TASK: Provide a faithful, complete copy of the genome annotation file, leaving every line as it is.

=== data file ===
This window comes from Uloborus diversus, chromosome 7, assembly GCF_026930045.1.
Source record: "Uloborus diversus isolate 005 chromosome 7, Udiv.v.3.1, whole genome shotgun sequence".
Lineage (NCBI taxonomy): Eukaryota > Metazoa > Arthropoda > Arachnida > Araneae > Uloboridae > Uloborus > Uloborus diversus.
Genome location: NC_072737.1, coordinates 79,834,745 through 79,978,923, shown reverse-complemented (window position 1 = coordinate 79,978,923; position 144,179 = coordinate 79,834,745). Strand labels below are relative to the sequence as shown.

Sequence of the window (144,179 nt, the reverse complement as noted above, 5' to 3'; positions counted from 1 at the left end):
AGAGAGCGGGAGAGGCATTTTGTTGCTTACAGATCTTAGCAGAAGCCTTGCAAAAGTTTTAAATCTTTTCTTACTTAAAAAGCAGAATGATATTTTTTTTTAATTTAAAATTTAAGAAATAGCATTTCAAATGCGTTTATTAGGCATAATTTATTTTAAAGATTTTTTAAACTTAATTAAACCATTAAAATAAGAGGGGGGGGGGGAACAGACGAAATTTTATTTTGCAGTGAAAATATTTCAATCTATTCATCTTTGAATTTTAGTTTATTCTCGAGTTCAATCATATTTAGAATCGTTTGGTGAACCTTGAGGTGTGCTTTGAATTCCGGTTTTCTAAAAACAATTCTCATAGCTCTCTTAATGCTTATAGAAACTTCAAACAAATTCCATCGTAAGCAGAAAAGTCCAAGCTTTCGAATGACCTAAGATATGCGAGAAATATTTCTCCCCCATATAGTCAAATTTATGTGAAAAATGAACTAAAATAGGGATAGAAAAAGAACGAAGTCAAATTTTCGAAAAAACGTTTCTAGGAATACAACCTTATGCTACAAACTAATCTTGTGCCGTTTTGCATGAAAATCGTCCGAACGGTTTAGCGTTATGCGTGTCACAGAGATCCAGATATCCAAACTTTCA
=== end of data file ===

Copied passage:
This window comes from Uloborus diversus, chromosome 7, assembly GCF_026930045.1.
Source record: "Uloborus diversus isolate 005 chromosome 7, Udiv.v.3.1, whole genome shotgun sequence".
Lineage (NCBI taxonomy): Eukaryota > Metazoa > Arthropoda > Arachnida > Araneae > Uloboridae > Uloborus > Uloborus diversus.
Genome location: NC_072737.1, coordinates 79,834,745 through 79,978,923, shown reverse-complemented (window position 1 = coordinate 79,978,923; position 144,179 = coordinate 79,834,745). Strand labels below are relative to the sequence as shown.

Sequence of the window (144,179 nt, the reverse complement as noted above, 5' to 3'; positions counted from 1 at the left end):
AGAGAGCGGGAGAGGCATTTTGTTGCTTACAGATCTTAGCAGAAGCCTTGCAAAAGTTTTAAATCTTTTCTTACTTAAAAAGCAGAATGATATTTTTTTTTAATTTAAAATTTAAGAAATAGCATTTCAAATGCGTTTATTAGGCATAATTTATTTTAAAGATTTTTTAAACTTAATTAAACCATTAAAATAAGAGGGGGGGGGGGAACAGACGAAATTTTATTTTGCAGTGAAAATATTTCAATCTATTCATCTTTGAATTTTAGTTTATTCTCGAGTTCAATCATATTTAGAATCGTTTGGTGAACCTTGAGGTGTGCTTTGAATTCCGGTTTTCTAAAAACAATTCTCATAGCTCTCTTAATGCTTATAGAAACTTCAAACAAATTCCATCGTAAGCAGAAAAGTCCAAGCTTTCGAATGACCTAAGATATGCGAGAAATATTTCTCCCCCATATAGTCAAATTTATGTGAAAAATGAACTAAAATAGGGATAGAAAAAGAACGAAGTCAAATTTTCGAAAAAACGTTTCTAGGAATACAACCTTATGCTACAAACTAATCTTGTGCCGTTTTGCATGAAAATCGTCCGAACGGTTTAGCGTTATGCGTGTCACAGAGATCCAGATATCCAAACTTTCA